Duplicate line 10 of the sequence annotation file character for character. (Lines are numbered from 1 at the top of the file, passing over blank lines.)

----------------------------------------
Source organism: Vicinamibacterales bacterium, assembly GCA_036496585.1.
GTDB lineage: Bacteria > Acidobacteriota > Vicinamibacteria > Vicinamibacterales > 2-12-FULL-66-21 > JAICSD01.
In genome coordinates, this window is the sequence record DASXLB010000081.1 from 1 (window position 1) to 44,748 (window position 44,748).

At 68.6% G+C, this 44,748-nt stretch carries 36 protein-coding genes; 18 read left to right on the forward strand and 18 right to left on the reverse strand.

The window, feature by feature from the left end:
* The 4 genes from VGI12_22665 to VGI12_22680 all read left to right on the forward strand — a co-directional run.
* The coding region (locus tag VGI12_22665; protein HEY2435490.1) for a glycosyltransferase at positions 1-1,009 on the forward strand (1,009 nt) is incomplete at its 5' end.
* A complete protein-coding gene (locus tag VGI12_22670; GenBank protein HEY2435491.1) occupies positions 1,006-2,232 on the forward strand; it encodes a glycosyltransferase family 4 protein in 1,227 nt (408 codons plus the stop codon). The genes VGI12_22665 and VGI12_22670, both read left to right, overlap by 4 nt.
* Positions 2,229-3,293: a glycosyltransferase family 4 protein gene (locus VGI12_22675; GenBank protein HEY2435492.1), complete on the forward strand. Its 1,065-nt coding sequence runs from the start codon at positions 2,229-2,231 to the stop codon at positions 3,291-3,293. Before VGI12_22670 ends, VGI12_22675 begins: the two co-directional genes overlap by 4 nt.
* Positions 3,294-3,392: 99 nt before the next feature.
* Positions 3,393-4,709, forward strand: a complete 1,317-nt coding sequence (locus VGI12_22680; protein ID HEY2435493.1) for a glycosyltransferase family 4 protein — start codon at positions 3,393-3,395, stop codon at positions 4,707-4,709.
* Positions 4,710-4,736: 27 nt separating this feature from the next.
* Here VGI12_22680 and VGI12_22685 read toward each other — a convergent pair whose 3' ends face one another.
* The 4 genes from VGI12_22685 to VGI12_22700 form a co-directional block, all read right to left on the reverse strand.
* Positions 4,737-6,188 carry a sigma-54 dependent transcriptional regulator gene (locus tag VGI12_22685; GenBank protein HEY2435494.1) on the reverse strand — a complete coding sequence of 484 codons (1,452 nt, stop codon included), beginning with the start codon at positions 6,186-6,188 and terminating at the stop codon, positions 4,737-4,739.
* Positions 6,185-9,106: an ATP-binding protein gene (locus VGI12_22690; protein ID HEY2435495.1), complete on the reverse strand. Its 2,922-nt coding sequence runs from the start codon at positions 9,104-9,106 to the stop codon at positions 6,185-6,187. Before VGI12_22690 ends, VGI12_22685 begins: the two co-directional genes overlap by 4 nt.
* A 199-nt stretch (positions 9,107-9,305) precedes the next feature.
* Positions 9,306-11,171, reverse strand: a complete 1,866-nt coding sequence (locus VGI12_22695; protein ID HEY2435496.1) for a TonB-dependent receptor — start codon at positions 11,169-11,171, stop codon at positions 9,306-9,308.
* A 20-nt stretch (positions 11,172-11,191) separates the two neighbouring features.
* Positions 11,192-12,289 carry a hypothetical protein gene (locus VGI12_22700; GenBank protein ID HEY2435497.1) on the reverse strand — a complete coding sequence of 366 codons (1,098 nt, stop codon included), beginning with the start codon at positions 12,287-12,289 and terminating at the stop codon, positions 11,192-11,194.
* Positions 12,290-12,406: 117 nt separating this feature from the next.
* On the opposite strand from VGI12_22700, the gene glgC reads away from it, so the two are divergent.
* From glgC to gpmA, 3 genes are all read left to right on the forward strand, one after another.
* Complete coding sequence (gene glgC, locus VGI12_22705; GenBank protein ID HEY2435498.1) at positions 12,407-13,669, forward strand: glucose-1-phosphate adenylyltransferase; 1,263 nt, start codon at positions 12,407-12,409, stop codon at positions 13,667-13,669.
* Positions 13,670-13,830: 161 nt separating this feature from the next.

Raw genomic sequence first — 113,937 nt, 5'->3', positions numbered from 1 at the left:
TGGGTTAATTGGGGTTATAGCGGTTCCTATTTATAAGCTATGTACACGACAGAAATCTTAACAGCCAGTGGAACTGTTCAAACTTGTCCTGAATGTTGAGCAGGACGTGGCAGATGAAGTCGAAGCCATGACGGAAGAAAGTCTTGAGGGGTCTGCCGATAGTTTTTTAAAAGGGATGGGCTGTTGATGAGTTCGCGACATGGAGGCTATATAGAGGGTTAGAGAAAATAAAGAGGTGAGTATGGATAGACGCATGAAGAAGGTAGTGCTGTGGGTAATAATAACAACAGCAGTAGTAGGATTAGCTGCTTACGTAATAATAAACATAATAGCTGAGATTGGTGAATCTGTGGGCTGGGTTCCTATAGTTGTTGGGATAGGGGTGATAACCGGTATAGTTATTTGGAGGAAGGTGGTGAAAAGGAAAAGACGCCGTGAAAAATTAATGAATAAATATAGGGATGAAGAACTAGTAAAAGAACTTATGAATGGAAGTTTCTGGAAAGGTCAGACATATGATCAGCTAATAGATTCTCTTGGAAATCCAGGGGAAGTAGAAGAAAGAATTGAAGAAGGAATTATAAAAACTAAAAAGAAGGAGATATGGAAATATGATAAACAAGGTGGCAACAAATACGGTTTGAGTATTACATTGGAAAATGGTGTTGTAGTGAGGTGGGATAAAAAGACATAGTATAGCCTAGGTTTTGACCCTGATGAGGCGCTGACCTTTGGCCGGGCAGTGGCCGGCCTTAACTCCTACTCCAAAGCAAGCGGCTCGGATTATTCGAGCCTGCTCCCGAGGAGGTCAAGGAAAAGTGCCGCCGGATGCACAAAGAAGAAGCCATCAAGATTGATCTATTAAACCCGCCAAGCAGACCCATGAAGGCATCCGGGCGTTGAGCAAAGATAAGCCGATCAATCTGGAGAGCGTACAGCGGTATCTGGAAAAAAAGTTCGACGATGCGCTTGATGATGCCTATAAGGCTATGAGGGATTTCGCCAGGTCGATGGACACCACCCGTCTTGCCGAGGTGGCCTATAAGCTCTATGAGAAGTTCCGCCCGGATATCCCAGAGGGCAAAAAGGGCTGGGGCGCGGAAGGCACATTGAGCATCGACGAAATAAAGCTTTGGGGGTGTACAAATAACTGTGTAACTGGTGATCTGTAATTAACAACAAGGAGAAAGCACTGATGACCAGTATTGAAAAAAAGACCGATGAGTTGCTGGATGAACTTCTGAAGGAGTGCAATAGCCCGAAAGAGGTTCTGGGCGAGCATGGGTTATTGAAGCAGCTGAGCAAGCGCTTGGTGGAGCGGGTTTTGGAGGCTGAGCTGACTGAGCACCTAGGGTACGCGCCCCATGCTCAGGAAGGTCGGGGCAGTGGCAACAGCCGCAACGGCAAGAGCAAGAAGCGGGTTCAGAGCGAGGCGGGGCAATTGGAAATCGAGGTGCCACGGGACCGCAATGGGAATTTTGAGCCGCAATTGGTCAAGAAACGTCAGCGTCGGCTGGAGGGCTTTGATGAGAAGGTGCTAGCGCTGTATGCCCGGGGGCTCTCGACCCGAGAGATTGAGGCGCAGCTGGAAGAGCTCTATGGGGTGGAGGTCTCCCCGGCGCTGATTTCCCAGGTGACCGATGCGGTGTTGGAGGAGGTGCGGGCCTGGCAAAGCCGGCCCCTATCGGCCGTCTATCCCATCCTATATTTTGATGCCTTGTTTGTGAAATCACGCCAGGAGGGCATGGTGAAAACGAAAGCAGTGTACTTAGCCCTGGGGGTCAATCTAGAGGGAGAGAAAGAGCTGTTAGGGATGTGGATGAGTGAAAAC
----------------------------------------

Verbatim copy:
* Positions 3,294-3,392: 99 nt before the next feature.